Brief thoughts on the Synod

A handout picture released by the Vatican press office show Pope Francis (C) chairing an extraordinary synod of nearly 200 senior clerics in the Synod Aula at the Vatican on October 6, 2014. Pope Francis issued a strong signal of support for reform of the Catholic Church's approach to marriage, cohabitation and divorce as bishops gathered for a landmark review of teaching on the family. Thorny theological questions such as whether divorced and remarried believers should be able to receive communion will dominate two weeks of closed-door discussions set to pit conservative clerics against reformists. AFP PHOTO / OSSERVATORE ROMANO == RESTRICTED TO EDITORIAL USE - MANDATORY CREDIT "AFP PHOTO / OSSERVATORE ROMANO" - NO MARKETING NO ADVERTISING CAMPAIGNS - DISTRIBUTED AS A SERVICE TO CLIENTS ==OSSERVATORE ROMANO/AFP/Getty Images

The news will cover the Synod on the Families which the pope has now convened in Rome. 

Prior to the Second Vatican Council, no synods existed in the Church. The closest that mirrored this meeting of bishops would be a council such as that held in Trent. 

These meetings act as an advisory body to the Holy Father and the participants are elected from bishops across the globe. The Pope determines the synod agenda and adds additional members to the synod at his disposal. Synods are unique in the sense that Bishops express their individual concerns on the particular matter. With so much listening happening, a decree or resolution is usually not reached, though, the Holy Father has the authority to designate this end to the synod if he chooses.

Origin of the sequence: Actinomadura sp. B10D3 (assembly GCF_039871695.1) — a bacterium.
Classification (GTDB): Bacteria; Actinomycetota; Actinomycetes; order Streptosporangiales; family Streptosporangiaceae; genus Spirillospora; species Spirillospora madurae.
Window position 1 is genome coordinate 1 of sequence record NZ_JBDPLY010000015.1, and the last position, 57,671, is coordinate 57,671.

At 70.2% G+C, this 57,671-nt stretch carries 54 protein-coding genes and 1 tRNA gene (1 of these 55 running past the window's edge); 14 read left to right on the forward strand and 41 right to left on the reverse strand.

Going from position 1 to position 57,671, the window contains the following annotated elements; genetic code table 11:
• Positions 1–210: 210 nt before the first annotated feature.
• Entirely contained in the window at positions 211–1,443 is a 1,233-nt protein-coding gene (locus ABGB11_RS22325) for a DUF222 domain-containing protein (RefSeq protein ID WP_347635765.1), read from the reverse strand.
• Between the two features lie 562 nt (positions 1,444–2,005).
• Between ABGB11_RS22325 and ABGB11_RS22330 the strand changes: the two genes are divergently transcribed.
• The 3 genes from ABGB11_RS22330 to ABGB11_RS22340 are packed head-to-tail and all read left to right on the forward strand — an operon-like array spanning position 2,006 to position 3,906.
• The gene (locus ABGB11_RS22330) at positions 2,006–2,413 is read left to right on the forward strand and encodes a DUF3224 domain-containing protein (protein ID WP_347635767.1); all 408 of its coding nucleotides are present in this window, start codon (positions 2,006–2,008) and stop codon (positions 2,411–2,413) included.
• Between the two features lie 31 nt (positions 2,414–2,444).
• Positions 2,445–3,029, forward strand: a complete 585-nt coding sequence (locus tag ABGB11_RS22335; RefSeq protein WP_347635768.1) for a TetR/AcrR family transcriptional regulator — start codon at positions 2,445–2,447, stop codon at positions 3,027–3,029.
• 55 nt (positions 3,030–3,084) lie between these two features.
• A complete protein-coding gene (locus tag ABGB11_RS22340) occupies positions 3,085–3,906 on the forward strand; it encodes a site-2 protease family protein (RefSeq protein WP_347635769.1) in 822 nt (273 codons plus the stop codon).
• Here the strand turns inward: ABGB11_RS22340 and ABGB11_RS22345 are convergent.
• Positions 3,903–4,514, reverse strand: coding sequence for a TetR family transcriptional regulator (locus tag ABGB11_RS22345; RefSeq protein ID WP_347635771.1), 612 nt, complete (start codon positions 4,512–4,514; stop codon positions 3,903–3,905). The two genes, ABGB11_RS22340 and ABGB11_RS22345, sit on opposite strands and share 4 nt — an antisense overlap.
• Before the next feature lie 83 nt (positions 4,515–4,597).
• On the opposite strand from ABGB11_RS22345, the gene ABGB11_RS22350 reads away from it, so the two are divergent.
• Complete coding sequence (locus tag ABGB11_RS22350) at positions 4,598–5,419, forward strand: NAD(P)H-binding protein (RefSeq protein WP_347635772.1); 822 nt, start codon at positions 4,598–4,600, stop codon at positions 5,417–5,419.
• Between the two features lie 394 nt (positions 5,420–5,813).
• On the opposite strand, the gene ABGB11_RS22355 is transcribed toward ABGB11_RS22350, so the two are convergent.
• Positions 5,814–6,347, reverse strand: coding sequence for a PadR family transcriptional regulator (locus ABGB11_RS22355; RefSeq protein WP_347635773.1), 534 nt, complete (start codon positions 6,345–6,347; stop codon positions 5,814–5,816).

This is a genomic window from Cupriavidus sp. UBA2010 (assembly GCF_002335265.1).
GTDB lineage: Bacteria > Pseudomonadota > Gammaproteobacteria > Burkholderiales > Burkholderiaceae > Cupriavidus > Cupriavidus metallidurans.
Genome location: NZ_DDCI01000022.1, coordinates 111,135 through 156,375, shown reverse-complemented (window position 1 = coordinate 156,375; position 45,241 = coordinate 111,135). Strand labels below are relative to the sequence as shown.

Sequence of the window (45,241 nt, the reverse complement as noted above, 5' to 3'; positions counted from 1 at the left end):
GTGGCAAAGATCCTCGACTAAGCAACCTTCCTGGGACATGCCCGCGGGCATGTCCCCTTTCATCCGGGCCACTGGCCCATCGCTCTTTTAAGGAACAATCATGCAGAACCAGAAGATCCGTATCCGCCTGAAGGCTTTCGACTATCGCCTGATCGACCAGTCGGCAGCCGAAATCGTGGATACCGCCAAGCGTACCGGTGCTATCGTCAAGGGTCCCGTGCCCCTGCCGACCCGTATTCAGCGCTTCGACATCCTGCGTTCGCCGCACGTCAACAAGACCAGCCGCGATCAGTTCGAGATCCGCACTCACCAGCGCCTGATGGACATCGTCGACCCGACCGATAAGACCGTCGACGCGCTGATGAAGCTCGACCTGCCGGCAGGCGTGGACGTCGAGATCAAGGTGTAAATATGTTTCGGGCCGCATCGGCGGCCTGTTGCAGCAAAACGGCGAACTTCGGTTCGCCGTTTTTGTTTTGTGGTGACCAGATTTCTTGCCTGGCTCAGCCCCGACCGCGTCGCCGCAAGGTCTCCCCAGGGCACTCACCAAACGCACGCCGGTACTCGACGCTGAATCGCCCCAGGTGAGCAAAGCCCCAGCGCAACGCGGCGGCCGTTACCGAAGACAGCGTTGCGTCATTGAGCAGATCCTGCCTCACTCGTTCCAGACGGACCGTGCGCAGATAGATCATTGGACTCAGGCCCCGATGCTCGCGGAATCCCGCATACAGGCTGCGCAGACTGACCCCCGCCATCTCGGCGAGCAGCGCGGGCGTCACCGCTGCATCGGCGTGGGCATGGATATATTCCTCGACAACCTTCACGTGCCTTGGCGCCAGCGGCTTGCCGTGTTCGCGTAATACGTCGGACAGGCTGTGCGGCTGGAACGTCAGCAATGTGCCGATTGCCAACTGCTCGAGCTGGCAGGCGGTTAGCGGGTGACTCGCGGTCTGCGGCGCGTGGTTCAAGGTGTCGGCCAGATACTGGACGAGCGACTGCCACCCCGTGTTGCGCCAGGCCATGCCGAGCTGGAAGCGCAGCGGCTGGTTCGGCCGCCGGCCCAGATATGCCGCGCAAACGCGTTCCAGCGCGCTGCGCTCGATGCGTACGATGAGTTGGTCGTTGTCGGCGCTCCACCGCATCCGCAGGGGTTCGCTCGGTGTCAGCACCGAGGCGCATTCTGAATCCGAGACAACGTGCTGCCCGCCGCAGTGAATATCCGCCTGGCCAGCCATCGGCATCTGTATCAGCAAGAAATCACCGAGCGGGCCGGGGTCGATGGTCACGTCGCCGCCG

Here are five building blocks that the pope uses to describe the family:

1. The School: the family recognizes the neighbor who lives under the same roof.

2. The Hospital: the family cares for its vulnerable and sick members.

3. The Asylum: A place where the elderly find love and security. The family is a great social resource that outside establishments can never replace.

4. The Domestic Church: The family is the primary place where the faith breathes, where it lives, and where it is experienced.

5. The Factory: The family is a factory of hope, a factory of resurrection.


About TheAspiringCatholic

Welcome and thank you for visiting this page! You’ll find my personal reflections on Christian Discipleship, insights on my adventures throughout the world, one day at a time, and musing everything Catholic and musical with a cup of coffee each morning.
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